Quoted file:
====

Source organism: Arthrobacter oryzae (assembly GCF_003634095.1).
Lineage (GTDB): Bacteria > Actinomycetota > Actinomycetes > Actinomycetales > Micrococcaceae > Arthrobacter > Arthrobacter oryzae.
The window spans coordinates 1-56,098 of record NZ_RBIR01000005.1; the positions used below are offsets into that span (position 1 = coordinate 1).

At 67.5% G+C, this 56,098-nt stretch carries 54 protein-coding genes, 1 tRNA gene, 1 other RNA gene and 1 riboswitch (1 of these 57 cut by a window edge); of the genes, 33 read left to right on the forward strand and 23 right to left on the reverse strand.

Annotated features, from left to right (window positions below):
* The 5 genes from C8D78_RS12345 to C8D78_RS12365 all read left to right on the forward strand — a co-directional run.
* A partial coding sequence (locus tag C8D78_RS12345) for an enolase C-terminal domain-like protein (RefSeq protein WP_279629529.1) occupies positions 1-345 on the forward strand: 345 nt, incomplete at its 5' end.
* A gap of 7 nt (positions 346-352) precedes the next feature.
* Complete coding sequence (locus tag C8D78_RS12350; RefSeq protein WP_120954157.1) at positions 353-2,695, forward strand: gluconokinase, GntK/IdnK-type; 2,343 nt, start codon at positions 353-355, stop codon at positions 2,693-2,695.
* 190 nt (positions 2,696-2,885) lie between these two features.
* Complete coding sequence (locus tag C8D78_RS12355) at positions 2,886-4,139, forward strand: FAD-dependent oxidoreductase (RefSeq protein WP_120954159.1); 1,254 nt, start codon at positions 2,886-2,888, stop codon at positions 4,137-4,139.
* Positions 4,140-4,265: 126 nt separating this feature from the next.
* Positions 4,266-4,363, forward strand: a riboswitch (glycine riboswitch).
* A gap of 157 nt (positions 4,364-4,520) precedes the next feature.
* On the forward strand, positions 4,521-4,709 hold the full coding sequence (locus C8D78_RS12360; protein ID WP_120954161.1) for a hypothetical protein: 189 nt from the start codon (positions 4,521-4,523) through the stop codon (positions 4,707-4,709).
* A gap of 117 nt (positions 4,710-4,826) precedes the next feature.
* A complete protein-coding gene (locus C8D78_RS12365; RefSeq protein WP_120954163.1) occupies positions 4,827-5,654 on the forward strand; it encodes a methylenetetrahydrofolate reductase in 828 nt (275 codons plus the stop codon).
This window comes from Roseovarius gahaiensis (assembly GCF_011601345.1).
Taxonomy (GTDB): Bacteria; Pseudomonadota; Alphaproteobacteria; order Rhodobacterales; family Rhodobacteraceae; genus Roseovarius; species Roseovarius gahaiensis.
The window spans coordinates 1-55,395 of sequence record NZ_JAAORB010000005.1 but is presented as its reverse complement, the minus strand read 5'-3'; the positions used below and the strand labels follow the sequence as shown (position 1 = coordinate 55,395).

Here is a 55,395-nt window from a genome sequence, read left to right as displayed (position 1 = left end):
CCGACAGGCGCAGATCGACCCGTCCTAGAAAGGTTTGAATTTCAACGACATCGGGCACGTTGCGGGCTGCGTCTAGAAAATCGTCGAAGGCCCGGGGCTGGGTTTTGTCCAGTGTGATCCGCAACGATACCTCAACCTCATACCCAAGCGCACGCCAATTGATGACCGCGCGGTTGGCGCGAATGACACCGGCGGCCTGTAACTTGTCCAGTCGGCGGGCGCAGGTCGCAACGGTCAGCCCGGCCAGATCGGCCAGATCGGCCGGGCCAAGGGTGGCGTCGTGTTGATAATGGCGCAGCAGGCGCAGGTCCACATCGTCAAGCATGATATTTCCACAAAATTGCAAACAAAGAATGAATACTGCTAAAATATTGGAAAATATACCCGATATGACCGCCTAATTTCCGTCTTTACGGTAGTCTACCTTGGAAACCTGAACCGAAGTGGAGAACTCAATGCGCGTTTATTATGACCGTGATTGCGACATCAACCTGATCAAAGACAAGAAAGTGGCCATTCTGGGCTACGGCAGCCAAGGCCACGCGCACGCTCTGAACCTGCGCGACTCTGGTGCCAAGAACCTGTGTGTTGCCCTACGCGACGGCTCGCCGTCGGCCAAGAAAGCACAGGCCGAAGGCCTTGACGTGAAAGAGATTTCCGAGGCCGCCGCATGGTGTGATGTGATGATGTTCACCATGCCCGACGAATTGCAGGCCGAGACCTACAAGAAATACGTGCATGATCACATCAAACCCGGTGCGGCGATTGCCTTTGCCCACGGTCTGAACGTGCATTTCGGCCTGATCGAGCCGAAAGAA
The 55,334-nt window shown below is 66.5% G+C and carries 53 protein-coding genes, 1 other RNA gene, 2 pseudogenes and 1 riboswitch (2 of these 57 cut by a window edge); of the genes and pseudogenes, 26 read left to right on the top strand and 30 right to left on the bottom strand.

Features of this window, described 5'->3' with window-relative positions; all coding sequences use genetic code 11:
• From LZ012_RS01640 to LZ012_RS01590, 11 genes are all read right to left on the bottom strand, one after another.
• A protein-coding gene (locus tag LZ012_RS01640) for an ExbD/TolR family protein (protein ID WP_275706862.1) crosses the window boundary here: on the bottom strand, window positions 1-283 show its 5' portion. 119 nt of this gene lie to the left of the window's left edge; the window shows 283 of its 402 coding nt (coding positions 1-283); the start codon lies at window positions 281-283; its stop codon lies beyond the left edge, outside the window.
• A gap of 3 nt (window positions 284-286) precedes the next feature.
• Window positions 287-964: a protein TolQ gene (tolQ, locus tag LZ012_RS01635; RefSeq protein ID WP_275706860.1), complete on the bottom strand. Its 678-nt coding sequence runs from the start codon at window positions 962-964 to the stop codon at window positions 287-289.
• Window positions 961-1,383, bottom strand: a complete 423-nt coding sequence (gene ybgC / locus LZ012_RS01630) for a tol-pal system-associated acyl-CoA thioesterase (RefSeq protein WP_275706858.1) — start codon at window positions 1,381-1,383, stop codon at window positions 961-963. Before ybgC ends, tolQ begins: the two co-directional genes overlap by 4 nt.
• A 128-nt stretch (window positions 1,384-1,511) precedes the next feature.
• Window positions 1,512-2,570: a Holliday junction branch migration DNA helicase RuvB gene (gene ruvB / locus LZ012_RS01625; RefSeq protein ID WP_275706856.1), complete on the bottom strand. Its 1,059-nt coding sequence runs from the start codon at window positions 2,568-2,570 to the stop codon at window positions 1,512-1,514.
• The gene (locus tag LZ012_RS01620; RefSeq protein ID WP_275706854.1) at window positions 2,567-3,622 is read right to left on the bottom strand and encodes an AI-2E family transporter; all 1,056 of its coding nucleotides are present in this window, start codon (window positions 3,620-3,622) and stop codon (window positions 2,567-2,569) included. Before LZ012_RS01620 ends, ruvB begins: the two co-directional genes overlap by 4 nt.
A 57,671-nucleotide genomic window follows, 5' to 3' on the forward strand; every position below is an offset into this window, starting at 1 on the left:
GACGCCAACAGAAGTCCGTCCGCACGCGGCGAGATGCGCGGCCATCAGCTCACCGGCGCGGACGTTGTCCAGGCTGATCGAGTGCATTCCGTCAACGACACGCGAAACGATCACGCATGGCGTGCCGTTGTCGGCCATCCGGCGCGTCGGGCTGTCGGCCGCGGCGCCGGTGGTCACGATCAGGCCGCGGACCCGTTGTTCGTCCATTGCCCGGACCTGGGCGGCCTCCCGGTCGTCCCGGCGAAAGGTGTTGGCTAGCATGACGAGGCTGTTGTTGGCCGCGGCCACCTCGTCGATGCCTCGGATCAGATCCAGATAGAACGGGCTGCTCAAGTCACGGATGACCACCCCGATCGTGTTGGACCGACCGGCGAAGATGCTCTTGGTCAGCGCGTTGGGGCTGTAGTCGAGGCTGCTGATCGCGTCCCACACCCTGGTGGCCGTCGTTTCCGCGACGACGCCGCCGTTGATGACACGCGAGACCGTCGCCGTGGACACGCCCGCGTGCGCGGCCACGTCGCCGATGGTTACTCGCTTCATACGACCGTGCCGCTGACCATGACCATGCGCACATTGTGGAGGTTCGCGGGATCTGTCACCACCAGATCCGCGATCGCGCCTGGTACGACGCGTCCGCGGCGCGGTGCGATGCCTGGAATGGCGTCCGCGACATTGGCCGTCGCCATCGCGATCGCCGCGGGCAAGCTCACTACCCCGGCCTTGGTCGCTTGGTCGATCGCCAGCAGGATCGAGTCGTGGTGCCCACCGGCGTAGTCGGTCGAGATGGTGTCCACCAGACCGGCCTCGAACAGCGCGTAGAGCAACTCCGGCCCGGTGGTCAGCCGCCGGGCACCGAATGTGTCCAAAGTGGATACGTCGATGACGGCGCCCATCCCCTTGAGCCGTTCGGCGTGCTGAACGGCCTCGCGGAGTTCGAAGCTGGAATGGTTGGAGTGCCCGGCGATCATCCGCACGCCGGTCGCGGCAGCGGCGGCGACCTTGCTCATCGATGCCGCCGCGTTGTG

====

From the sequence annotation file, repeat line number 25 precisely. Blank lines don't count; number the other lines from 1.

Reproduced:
• From LZ012_RS01640 to LZ012_RS01590, 11 genes are all read right to left on the bottom strand, one after another.